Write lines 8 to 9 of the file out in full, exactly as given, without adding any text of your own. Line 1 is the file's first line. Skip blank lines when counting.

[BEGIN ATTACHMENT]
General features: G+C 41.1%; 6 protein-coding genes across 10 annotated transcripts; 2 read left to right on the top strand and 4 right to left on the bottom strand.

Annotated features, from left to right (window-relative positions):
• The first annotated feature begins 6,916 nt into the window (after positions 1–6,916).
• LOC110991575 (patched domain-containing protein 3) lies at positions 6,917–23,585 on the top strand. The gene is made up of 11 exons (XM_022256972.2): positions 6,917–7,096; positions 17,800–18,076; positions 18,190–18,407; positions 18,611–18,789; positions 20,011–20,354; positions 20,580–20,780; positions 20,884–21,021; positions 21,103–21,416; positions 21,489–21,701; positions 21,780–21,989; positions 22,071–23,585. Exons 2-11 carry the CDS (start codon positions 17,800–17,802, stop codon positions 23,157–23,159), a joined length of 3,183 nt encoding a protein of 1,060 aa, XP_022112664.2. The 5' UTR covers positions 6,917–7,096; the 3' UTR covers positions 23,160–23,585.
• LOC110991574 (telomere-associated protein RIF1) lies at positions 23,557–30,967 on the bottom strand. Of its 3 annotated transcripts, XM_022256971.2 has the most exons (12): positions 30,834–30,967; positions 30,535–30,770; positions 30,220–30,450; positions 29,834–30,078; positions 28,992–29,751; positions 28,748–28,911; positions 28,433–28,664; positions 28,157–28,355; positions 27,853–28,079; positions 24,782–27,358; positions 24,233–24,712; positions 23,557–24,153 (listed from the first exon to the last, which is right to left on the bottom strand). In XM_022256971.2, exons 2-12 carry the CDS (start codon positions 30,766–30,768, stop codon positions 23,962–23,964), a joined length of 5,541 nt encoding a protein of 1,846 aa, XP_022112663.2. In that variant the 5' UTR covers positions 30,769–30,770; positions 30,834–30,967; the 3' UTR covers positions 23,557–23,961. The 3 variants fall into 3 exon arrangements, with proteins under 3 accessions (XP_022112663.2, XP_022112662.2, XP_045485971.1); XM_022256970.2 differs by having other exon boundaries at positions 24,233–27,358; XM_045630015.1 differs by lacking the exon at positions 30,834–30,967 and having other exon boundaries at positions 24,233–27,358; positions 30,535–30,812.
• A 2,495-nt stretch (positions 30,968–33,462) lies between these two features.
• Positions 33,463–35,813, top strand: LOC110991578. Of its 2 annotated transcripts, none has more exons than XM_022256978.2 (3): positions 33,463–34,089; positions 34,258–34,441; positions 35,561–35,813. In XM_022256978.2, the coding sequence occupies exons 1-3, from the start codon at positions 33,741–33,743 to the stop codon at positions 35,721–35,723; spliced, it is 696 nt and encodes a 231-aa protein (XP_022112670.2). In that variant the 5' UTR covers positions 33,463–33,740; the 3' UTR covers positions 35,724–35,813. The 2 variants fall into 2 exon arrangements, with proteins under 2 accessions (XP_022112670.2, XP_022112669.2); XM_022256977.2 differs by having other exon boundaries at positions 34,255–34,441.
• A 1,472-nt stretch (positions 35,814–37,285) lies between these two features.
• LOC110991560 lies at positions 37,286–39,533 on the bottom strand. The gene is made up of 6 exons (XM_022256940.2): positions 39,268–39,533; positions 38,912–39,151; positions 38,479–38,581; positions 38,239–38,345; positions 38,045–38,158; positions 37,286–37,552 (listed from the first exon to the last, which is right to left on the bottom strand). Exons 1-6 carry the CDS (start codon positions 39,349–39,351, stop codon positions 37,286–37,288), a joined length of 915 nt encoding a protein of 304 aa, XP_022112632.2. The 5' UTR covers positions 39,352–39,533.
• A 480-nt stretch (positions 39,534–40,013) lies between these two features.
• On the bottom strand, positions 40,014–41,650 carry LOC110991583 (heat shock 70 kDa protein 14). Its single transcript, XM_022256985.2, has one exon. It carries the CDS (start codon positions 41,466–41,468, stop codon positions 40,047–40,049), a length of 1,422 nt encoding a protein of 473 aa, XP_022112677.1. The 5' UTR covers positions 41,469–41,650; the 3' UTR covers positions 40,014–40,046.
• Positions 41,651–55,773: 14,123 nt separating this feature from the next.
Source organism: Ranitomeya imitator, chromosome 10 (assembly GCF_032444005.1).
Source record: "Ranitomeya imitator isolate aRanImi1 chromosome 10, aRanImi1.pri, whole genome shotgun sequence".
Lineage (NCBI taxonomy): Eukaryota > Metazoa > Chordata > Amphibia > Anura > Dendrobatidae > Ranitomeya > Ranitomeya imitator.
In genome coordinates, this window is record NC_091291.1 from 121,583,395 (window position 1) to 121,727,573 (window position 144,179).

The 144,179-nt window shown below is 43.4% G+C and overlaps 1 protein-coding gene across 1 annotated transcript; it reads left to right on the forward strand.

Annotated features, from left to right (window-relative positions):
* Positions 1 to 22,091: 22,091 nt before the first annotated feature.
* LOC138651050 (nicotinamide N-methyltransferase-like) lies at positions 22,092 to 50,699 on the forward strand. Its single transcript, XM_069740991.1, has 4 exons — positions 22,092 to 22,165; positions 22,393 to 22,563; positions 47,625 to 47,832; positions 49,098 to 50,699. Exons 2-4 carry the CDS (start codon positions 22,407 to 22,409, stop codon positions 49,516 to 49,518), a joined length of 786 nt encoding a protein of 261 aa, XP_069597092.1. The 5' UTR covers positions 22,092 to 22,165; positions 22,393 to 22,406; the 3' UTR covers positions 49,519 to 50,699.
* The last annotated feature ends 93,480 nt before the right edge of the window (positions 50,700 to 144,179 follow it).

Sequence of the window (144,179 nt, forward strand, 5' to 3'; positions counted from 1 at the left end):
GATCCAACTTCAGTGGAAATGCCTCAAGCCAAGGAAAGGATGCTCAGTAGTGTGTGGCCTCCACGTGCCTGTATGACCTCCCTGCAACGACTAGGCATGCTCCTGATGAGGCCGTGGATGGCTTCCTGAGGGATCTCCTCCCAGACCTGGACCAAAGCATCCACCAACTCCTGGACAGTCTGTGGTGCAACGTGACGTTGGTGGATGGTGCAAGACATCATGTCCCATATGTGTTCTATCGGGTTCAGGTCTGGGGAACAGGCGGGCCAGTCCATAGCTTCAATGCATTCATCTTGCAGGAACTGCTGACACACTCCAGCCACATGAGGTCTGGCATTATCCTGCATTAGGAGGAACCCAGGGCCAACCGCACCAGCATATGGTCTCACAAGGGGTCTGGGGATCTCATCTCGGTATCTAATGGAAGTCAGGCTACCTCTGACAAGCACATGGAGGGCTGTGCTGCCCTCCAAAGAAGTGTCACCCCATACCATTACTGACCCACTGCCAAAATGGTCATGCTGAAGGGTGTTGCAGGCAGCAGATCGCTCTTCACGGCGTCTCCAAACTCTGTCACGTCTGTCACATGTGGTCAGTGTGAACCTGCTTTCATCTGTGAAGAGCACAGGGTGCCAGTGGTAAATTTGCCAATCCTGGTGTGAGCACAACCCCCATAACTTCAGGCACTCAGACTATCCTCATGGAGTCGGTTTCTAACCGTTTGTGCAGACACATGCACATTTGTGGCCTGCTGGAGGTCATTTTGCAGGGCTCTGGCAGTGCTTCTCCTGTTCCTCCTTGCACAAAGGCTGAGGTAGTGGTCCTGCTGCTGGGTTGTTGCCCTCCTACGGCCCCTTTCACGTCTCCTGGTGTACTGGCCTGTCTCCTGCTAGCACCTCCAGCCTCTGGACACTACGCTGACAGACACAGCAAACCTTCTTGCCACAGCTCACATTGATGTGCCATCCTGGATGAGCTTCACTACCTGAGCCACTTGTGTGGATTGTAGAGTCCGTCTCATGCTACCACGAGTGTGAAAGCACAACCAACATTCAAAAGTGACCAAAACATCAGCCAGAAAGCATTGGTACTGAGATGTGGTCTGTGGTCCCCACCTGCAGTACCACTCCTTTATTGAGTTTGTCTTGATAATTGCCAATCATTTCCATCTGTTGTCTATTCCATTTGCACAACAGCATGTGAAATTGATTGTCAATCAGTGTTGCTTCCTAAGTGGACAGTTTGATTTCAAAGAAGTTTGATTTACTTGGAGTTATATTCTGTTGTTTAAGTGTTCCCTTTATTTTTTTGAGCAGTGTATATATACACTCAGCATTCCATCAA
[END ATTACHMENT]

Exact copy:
• A 1,472-nt stretch (positions 35,814–37,285) lies between these two features.
• LOC110991560 lies at positions 37,286–39,533 on the bottom strand. The gene is made up of 6 exons (XM_022256940.2): positions 39,268–39,533; positions 38,912–39,151; positions 38,479–38,581; positions 38,239–38,345; positions 38,045–38,158; positions 37,286–37,552 (listed from the first exon to the last, which is right to left on the bottom strand). Exons 1-6 carry the CDS (start codon positions 39,349–39,351, stop codon positions 37,286–37,288), a joined length of 915 nt encoding a protein of 304 aa, XP_022112632.2. The 5' UTR covers positions 39,352–39,533.